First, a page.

Terminating a franchise can pose several potential pitfalls and expose a franchisor to significant liability. A franchisor may not simply cancel, terminate, or refuse to renew a franchisee for just any reason. In most situations, there must be “good cause,” timely notice, and proper documentation to support the decision. Failure to understand and follow these rules may violate the New Jersey Franchise Practices Act, N.J.S.A. § 56:10-1 et seq. (“Act”) and expose a franchisor to liability for monetary relief and an award of attorney fees and costs to the franchisee.

Good Cause

What constitutes good cause to terminate a franchise in New Jersey is generally a question of fact for a judge or arbitrator. Good cause is defined as the “failure by the franchisee to substantially comply with the requirements imposed upon him by the franchise.” N.J.S.A. § 56:10-5. Accordingly, a franchisor cannot terminate a franchise even if acting in good faith for a legitimate business reason if the franchisee is not in substantial breach of its obligations under the franchise agreement.

An alleged violation of the franchise agreement must be substantial to constitute good cause. For example, if a franchisee violates an express or implied requirement of the franchise agreement repeatedly, the franchisor will likely have good cause to terminate the franchise agreement. To the contrary, minor infractions, especially ones that are not reoccurring, will likely not be sufficient to establish good cause.

In determining whether good cause exists, a franchisor should consider whether the violation goes to the heart of the franchise agreement or relationship, whether it significantly impacts the franchise operation or risks the franchise’s reputation.

The following are examples of what has been considered a violation that supports a for-cause termination:

  • Where an automobile manufacturer granted a franchise to operate a dealership and the franchisee attempted to transfer its obligations to a third party without the franchisor’s consent.
  • When a franchisee failed to complete construction for its business in the manner contractually agreed to with the franchisor.
  • Where a franchisee violated payroll tax law obligations, the court found that it materially breached the terms of the franchise agreement.

Proper Notice

The franchisor must also provide timely written notice of the intention to terminate, cancel or refuse to renew the franchise. The notice must specifically set forth the alleged violations under the franchise agreement and provide 60 days’ notice[1] before cancellation, termination, or nonrenewal is permitted. N.J.S.A. § 56:10-5. A franchisor cannot contract around the terms of the Act. For instance, a 30-day notice requirement in the franchise agreement will not be enforceable.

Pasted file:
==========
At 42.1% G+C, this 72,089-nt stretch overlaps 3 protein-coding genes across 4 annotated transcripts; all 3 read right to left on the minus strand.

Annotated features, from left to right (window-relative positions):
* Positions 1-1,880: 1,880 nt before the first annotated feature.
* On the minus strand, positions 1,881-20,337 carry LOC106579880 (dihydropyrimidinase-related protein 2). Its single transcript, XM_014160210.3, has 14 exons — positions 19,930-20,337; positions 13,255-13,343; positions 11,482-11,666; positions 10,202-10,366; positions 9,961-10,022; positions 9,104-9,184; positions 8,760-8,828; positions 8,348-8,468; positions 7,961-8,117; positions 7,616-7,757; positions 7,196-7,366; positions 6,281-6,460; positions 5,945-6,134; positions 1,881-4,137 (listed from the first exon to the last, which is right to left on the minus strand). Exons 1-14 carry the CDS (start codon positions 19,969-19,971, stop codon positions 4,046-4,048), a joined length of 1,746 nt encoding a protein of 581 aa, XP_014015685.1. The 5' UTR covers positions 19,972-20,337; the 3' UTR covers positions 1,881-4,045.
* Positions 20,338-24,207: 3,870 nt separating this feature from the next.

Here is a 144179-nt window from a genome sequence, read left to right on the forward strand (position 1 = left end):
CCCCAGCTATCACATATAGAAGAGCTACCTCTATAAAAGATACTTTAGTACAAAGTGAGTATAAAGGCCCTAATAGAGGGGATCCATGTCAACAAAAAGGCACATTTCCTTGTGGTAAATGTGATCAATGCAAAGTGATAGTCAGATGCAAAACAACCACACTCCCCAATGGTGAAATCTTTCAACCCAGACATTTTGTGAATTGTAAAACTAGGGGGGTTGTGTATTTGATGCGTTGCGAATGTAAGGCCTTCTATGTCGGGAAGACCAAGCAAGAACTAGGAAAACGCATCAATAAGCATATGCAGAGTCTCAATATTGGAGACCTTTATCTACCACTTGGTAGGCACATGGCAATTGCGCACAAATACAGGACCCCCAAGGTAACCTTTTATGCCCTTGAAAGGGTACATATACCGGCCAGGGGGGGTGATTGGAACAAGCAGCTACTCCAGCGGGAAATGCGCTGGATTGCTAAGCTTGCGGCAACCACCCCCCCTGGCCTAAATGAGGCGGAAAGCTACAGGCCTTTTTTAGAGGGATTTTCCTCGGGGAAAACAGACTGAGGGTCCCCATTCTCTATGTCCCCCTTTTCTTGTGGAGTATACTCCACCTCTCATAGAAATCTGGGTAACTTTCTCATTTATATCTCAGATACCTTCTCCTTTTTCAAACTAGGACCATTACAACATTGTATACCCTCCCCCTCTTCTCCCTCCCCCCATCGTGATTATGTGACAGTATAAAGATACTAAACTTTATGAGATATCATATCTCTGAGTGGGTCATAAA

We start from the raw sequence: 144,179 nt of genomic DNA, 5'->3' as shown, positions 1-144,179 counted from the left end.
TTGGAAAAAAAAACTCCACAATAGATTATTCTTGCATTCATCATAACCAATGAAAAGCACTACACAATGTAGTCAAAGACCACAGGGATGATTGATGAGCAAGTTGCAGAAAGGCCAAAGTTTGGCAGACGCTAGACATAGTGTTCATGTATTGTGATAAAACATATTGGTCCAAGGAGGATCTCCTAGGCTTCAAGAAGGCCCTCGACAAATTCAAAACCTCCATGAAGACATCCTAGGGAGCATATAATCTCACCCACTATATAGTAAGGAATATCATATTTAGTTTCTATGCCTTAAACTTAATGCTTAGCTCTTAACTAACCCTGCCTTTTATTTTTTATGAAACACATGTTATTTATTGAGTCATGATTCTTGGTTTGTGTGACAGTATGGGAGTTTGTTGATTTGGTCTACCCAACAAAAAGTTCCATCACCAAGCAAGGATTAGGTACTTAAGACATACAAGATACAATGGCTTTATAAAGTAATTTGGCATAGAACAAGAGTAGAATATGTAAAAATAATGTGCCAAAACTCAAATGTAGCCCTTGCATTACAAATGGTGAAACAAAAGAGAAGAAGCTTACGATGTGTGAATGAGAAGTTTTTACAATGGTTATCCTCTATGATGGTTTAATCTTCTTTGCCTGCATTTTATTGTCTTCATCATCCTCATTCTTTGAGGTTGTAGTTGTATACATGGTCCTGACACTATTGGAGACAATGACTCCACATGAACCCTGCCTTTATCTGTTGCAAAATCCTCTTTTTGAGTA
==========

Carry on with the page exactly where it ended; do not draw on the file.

Documentation

Detailed documentation is essential to support the decision to terminate and to provide a record should the franchisee later challenge the franchisor’s decision to terminate the franchise agreement. The franchisor needs to be specific, naming every alleged violation supporting its decision to terminate, cancel or refuse to renew the franchise. Franchisors should make sure they have protocols in place to meticulously detail any violations of their franchise agreement so that if a franchisee challenges its decision to terminate, the franchisor will be well prepared with the information needed to support its decision.

Risks

Terminating, canceling, or refusing to renew a franchise without just cause is a violation of the New Jersey Franchise Practices Act and can result in litigation. If the court finds against the franchisor, it may impose monetary damages to compensate the franchisee for economic loss. The court may also award attorneys’ fees and court costs to the franchise.

If you are a franchisor who is considering terminating a New Jersey-based franchisee, who is not complying with your franchise agreement, Stark & Stark’s franchise lawyers can help.

Marshall Kizner is an experienced franchise lawyer, skilled in advising on the rules and regulations that apply to franchise relationships and in resolving franchise-related disputes in and out of court.

 


[1] There are two exceptions to this notice requirement. If the alleged grounds are:

  1. (1) the franchisee’s voluntary abandonment of the franchise, only 15 days advance notice is required, and
  2. (2) court conviction of the franchisee of an indictable offense directly related to the business conducted pursuant to the franchise, termination, cancellation, or failure to renew may be effective immediately on delivery and receipt of written notice following the conviction.
Photo of Marshall T. Kizner Marshall T. Kizner

Marshall Kizner is a Shareholder in Stark & Stark’s Bankruptcy & Creditor’s Rights Group, where he practices in the area of commercial litigation, focusing on the representation of secured and unsecured lenders and lessors in workouts and litigation. Mr. Kizner also focuses his…

Marshall Kizner is a Shareholder in Stark & Stark’s Bankruptcy & Creditor’s Rights Group, where he practices in the area of commercial litigation, focusing on the representation of secured and unsecured lenders and lessors in workouts and litigation. Mr. Kizner also focuses his practice on real estate litigation, title disputes, franchise litigation and real property tax appeals.